Kubernetes Role-Based Access Control (RBAC) is a method of regulating access to computer or network resources based on the roles of individual users within your organization. RBAC authorization uses the rbac.authorization.k8s.io API group to drive authorization decisions, allowing you to dynamically configure policies through the Kubernetes API. This is all quite useful, but Kubernetes RBAC is often viewed as complex and not very user-friendly.

Introducing Your Swiss Army Knife for RBAC Controls

InsightCloudSec’s RBAC tool is an all-in-one open-source tool for analyzing Kubernetes RBAC policies and simplifying any complexities associated with Kubernetes RBAC.

InsightCloudSec’s RBAC tool significantly simplifies querying, analyzing, and generating RBAC policies. It is available as a standalone tool or as a kubectl Krew Plugin.

Visualize Cluster RBAC Policies and Usage

A Kubernetes RBAC command can be used to analyze cluster policies and how they are being used and generate a simple relationship graph.

By default, rbac-tool viz will connect to the local cluster (pointed by kubeconfig) and create a RBAC graph of the actively running workload on all namespaces except kube-system.

Examples

# Scan the cluster pointed by the kubeconfig context 'myctx'
rbac-tool viz --cluster-context myctx
# Scan and create a PNG image from the graph
rbac-tool viz --outformat dot --exclude-namespaces=soemns && cat rbac.dot | dot -Tpng > rbac.png && google-chrome rbac.png

Analyze Risky RBAC Permission

The command rbac-tool analysis analyzes RBAC permissions and highlights overly permissive principals, risky permissions, or any specific permissions that are not desired by cluster operators.

The command allows the use of a custom analysis rule set, as well as the ability to define custom exceptions (global and per-rule), and can integrate into deployment tools such as GitOps and automation analysis tasks in order to detect undesired permission changes, unexpected drifts, or risky roles.

Examples

# Analyze the cluster pointed by the kubeconfig context 'myctx' with the internal analysis rule set
rbac-tool analysis --cluster-context myctx

Query Who Can Perform Certain Kubernetes API Actions

The command rbac-tool who-can enables operators to simply query which subjects/principals are allowed to perform a certain action based on the presently configured RBAC policies.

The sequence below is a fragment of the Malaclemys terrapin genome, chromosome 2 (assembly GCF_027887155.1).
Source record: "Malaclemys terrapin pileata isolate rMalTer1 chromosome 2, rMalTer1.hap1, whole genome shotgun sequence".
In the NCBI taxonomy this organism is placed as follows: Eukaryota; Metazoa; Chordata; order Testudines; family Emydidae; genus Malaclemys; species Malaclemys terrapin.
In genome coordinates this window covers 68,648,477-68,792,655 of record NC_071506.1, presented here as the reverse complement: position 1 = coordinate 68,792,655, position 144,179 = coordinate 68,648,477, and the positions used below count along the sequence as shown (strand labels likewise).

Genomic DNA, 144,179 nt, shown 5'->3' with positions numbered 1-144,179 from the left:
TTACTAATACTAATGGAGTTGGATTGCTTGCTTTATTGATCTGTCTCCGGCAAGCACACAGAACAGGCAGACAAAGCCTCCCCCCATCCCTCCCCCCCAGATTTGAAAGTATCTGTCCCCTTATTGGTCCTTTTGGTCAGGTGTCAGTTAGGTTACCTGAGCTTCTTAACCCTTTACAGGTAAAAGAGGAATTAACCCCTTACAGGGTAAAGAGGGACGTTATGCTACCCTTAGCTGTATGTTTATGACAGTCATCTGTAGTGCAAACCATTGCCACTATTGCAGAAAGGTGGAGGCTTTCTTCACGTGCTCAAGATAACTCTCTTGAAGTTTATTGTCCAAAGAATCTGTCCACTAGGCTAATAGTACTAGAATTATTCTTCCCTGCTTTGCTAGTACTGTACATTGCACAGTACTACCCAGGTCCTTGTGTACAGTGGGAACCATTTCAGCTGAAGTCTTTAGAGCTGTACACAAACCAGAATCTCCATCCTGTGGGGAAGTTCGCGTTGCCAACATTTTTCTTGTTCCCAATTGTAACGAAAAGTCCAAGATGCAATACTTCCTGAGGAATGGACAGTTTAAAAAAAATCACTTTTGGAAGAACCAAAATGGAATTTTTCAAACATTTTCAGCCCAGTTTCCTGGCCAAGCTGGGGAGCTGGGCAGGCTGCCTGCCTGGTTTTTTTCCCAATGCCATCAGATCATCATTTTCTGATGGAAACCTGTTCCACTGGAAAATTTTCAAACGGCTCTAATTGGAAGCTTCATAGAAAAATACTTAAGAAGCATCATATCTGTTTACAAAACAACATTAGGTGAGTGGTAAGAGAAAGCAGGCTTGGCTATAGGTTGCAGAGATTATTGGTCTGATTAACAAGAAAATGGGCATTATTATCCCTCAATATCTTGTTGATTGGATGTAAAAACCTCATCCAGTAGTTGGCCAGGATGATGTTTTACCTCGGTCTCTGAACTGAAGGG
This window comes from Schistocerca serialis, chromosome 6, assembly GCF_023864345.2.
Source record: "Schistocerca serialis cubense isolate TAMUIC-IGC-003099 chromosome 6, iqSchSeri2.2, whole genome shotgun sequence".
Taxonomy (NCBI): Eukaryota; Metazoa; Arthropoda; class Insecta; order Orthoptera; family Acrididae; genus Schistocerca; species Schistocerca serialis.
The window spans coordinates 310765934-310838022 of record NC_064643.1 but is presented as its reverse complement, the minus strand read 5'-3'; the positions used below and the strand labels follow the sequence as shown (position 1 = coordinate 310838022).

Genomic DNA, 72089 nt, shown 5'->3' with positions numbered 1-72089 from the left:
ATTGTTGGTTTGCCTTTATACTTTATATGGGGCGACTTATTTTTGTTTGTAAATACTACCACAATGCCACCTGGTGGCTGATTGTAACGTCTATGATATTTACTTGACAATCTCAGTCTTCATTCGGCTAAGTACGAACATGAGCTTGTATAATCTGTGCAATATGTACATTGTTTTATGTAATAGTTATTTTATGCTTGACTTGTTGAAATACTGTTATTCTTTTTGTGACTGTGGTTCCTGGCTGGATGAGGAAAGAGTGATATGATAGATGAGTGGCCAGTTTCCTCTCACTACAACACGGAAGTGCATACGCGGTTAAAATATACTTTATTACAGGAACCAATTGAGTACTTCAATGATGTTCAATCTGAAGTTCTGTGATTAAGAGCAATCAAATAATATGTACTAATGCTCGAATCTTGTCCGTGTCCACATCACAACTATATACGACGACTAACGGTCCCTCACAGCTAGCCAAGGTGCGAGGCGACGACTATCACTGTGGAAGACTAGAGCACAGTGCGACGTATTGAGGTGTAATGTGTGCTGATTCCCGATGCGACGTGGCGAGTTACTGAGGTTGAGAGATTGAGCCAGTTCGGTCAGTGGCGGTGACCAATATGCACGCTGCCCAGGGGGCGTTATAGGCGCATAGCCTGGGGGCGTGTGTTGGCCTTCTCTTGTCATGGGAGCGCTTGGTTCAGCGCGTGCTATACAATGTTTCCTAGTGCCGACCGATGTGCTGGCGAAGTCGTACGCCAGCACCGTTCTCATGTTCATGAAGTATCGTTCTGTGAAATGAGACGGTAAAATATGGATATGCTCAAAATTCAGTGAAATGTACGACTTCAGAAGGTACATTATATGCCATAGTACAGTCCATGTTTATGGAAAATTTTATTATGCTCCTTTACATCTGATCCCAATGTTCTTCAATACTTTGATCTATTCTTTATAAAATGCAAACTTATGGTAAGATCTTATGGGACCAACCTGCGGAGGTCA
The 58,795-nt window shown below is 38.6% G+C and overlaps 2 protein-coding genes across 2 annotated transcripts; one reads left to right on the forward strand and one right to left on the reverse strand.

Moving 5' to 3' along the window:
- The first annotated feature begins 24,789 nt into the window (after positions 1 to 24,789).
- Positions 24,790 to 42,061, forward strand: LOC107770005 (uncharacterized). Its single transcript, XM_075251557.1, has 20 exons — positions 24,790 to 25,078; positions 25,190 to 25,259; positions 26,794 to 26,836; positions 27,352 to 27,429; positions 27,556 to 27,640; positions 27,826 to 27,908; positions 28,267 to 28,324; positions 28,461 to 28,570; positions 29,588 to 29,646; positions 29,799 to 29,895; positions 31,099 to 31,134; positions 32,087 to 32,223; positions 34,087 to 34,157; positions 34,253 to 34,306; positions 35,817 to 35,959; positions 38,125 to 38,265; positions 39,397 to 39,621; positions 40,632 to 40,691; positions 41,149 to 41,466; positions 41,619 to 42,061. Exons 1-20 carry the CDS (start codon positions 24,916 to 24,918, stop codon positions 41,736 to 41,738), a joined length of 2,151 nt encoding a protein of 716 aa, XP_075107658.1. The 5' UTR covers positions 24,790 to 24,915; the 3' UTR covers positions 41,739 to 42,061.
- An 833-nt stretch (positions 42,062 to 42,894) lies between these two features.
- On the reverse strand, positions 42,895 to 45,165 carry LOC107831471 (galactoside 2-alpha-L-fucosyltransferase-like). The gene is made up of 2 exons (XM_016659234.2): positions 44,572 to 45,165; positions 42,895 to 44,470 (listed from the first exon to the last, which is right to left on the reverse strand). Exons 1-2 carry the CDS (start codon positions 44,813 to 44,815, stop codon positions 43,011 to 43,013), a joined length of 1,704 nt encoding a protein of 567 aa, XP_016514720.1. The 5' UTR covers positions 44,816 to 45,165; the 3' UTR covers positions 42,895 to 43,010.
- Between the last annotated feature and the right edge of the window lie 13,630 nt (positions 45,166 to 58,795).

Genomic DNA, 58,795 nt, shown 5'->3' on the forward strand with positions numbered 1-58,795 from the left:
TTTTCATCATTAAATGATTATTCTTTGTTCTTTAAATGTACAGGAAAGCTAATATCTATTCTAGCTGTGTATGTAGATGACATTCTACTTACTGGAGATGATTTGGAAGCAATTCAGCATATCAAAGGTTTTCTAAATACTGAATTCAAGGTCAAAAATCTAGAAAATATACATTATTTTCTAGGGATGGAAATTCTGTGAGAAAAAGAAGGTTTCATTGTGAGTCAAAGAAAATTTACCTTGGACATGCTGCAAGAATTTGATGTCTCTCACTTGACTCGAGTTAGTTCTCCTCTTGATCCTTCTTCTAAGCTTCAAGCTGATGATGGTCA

Examples

# Who can read ConfigMap resources
rbac-tool who-can get configmaps
# Who can watch Deployments
rbac-tool who-can watch deployments.apps
# Who can read the Kubernetes API endpoint /apis
rbac-tool who-can get /apis
# Who can read a secret resource by the name some-secret
rbac-tool who-can get secret/some-secret

A Flat and Simple View of RBAC Permissions

The command rbac-tool policy-rules aggregates the policies and relationships from the various RBAC resources, and provides a flat view of the allowed permissions for any given User/ServiceAccount/Group.

Examples

# List policy rules for system unauthenticated group
rbac-tool policy-rules -e '^system:unauth'

Output:

Generate RBAC Policies Easily

Kubernetes RBAC lacks the notion of denying semantics, which means generating an RBAC policy that says “Allow everything except THIS” is not as straightforward as one would imagine.

Here are some examples that capture how rbac-tool generate can help:

  • Generate a ClusterRole policy that allows users to read everything except secrets and services
  • Generate a Role policy that allows create, update, get, list (read/write) everything except Secrets, Services, Ingresses, and NetworkPolicies
  • Generate a Role policy that allows create, update, get, list (read/write) everything except StatefulSets

Command Line Examples

Examples generated against Kubernetes cluster v1.16 deployed using KIND:

# Generate a ClusterRole policy that allows users to read everything except secrets and services
rbac-tool  gen  --deny-resources=secrets.,services. --allowed-verbs=get,list
# Generate a Role policy that allows create, update, get, list (read/write) everything except Secrets, Services, NetworkPolicies in core,Apps and networking.k8s.io API groups
rbac-tool  gen --generated-type=Role --deny-resources=secrets.,services.,networkpolicies.networking.k8s.io --allowed-verbs=* --allowed-groups=,extensions,apps,networking.k8s.i
# Generate a Role policy that allows create, update, get, list (read/write) everything except StatefulSets
rbac-tool  gen --generated-type=Role --deny-resources=apps.statefulsets --allowed-verbs=*

Example output

# Generate a Role policy that allows create, update, get, list (read/write) everything except Secrets, Services, NetworkPolicies in core,Apps & networking.k8s.io API groups
rbac-tool  gen --generated-type=Role --deny-resources=secrets.,services.,networkpolicies.networking.k8s.io --allowed-verbs=* --allowed-groups=,extensions,apps,networking.k8s.io

Output:

Another useful policy generation command is rbac-tool auditgen, which can generate RBAC policy from Kubernetes audit events.

Conclusion

InsightCloudSec’s RBAC tool fills various gaps that exist in the Kubernetes native tools, and addresses common RBAC-related use cases. This RBAC tool is an all-in-one solution that helps practitioners to perform RBAC analysis, querying, and policy curation.

You’ve got your full Swiss army knife now—what are you waiting for?

Check out this link for more information and a step-by-side installation guide.